View all posts filed under 'Recipes (Savory)'

David Tanis’ Wok-Fried Lamb with Cumin

Monday, 26. January 2015 5:27

Cumin, chiles and lamb make this one good dish, indeed.

Cumin, chiles and lamb make this one good dish, indeed.

 

I’ve always loved the no-nonsense, forthright title of Chef David Tanis‘ 2013 cookbook, “One Good Dish” (Artisan).

I’ve enjoyed even more the recipes inside, created by the former co-chef of Chez Panisse in Berkeley.

So many recipes from other chefs come packed to the gills with flourishes and garnishes that are a project in and of themselves.

Tanis pares that all away in this book. As he rightly states: A meal  doesn’t have to be complicated, complex or cumbersome. Sometimes all it takes is one splendid dish to satisfy.

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This  book is full of those kinds of dishes, the type you really want to make — and can make without tearing your hair out.  Find everything from “Cornmeal Popovers” to “Potato Salad with Peppers and Olives” to “Quick Scallion Kimchee” to “Spanish Pork Skewers.”

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Category:Chefs, General, Recipes (Savory) | Comments (5) | Author:

Yotam Ottolenghi’s Squash with Chile Yogurt and Cilantro Sauce

Monday, 19. January 2015 5:26

Butternut squash gets drizzled with Sriracha-spiked yogurt and more.

Butternut squash gets drizzled with Sriracha-spiked yogurt and more.

 

He has been dubbed a genius with vegetables.

His cooking may not be vegetarian per se, but Yotam Ottolenghi, the chef-owner of four London restaurants, definitely is a champion of putting vegetables front and center, in especially vibrant ways.

His three previous cookbooks have all been best-sellers: “Ottolenghi,” “Jerusalem,” and “Plenty.” No doubt, his fourth one, “Plenty More” (Ten Speed Press), also will top the charts.

In this cookbook, of which I received a review copy, Ottolenghi continues his foray into dazzling veg-centric dishes such as “Steamed Eggplant with Sesame and Green Onion,” “Iranian Vegetable Stew with Dried Lime,” and “Grilled Banana Bread with Tahini and Honeycomb.”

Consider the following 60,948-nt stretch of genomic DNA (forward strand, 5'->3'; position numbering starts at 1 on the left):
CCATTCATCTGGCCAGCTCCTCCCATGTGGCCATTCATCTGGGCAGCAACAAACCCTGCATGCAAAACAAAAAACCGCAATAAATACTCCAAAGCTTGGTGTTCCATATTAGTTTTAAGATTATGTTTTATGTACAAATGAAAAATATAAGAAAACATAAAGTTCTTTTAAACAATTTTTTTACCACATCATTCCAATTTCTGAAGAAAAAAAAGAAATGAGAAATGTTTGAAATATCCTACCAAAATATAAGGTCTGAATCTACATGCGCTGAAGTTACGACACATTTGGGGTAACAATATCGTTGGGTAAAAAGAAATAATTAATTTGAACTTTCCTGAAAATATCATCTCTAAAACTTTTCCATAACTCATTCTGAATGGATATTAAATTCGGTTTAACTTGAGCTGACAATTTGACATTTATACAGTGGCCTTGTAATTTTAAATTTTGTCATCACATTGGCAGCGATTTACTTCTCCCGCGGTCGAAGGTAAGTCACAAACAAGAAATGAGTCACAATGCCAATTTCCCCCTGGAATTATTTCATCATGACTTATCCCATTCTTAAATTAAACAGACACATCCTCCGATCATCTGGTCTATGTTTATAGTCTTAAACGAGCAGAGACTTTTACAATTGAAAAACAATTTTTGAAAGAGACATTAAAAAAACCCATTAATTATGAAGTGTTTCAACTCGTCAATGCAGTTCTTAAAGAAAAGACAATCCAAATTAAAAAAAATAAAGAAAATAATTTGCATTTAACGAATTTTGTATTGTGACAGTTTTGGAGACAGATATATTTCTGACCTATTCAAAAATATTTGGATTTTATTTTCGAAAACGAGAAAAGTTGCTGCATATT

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At this time of year, I love roasting winter squashes. But I’m always looking for new ways to accent them. “Squash with Chile Yogurt and Cilantro Sauce” fit the bill perfectly.

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Category:Chefs, General, Recipes (Savory) | Comments (4) | Author:

Fall In Love with Arborio Rice Bread from Della Fattoria

Wednesday, 14. January 2015 5:26

My new favorite bread.

My new favorite bread.

 

I am madly, deeply, crazy as a loon in love.

With this bread.

It’s a solid loaf. It has a beguiling character owing to an unusual backbone of arborio rice. It has every quality you’ve dreamed about in the perfect bread. In short, it’s a keeper.

And I was smitten at the first chewy bite.

Naturally, the recipe comes from one of my favorite bread bakeries — Della Fattoria in Petaluma, where owner Kathleen Weber and her family turn out artisan loaves baked in a wood-fired oven on their ranch. They are breads full of flavor and integrity. Among the first restaurants they supplied was the French Laundry in Yountville, which tells you just how extraordinary the products are.